I received this book for free in exchange for an honest review. This does not affect my opinion of the book or the content of my review.
Kidnapped and brought as an offering to the Lords of Chaos, Iris improbably finds herself rescued by the towering Wolf.
Now a man and ready to take on the insidious Lords of Chaos, Raphael, finds himself saving a woman he can't forget a shared waltz with.
Raphael's scars run deeper than just the surface but Iris is determined to show him he's worthy of love.
With the Lords of Chaos looming over them, Raphael and Iris will show that love is the greater strength.
The twelfth installment in the Maiden Lane series brings us to a resurgence of the Lords of Chaos. Previously thought snuffed out in the last book, a new Dionysius leader has emerged and stronger than ever. You actually wouldn't need to read any other books in the series, maybe just the previous one as you get an introduction to the Lords of Chaos. As this is placed in the Maiden Lane series, I was a little disappointed that we didn't get any previous characters to check up on; the Duke of Kyle from the previous book makes an appearance but that is all.
"You need to marry me."
If you read the previous book, you'll remember the Duke of Dyemore, Raphael, introduced as a hulking scarred beast who waltzes with Iris. Here he rescues her and in order to keep her safe from the Lords of Chaos, he marries her. Iris was a bit dull as heroine but with the focus so heavily on Raphael's past with the Lords of Chaos, she didn't get a fully rounded out story. We know she didn't have a loving marriage and she cares for Raphael, but I didn't feel why she cared for him so soon. Iris ended up being a ghost on the pages to me.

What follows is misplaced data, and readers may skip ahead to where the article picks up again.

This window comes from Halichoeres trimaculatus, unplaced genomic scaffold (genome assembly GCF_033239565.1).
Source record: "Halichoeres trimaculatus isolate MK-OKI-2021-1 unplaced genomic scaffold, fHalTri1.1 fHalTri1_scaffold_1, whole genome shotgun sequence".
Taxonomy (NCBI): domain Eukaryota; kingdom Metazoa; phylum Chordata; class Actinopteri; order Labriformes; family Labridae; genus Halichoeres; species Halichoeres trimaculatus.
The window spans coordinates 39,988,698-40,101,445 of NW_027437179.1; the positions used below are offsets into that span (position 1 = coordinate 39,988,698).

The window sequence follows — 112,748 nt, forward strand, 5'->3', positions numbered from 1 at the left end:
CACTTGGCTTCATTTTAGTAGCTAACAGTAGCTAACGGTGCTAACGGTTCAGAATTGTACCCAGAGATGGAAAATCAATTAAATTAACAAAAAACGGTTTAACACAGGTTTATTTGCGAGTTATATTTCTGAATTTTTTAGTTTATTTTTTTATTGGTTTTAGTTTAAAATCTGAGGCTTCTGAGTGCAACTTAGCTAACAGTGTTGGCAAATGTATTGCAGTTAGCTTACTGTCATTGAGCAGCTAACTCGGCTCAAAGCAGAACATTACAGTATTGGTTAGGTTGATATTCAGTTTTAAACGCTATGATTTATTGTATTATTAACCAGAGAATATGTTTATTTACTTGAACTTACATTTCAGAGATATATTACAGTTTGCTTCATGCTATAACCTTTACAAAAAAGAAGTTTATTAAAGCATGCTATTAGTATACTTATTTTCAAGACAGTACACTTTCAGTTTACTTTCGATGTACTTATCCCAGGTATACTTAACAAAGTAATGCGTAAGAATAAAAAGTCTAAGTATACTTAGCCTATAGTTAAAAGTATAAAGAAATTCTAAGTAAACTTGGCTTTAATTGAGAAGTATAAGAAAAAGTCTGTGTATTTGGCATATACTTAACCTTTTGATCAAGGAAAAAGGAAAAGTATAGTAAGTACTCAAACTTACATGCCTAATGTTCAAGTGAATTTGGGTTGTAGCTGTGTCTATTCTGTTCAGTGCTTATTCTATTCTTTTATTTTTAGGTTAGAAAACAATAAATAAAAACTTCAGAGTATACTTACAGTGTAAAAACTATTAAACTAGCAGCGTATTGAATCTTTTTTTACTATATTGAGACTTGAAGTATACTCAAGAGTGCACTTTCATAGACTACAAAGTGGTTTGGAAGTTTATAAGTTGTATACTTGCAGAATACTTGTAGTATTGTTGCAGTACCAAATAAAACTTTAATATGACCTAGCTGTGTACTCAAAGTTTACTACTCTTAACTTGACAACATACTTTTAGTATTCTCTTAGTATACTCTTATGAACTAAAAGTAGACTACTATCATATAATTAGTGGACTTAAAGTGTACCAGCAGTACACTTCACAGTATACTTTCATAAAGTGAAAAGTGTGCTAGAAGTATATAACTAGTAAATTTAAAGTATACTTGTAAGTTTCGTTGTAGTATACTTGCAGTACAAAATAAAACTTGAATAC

Raphael's childhood trauma dominated the story and was extremely heavy. Frankly, that's all it felt like his character was, I didn't learn anything else about him. His attraction to Iris seemed to be based on one waltz and because she seemed like a golden light to him. A lot of their relationship was Raphael wanting to keep Iris on some sort of pedestal, away from his defiling hands, but this also creates a blank spot of him never really knowing and connecting with her.
After a darkly adventurous start, the story took a bit of a slow turn. The first half was basically Iris wandering around Raphael's gloomy Abbey, trying to learn his servants’ names, and disregarding Raphael's warnings of danger. Iris' lack of understanding or listening to Raphael about the danger ended up making her feel pretty vacuous at times, too.
With the focus so much on childhood pain (childhood sexual abuse is discussed prominently here), it made it extremely hard to switch gears and follow along to a sex scene, no matter how it was handled. In fact, the whole heavier tone of this one had a very uneven feeling with the usual Hoyt naughty sexual scenes.
The romance was lacking for me here with Iris not showing up completely and Raphael dealing with extremely traumatizing pain. Their lack of romantic connection kept me from feeling them and the Lords of Chaos brought such a heavy disturbing emotional toll, this ended up not being a very fun read. Hoyt's atmospheric writing can't be denied but after following along with the Maiden Lane series for so long, I guess I was personally looking for a more uplifting, sigh, and smile ending.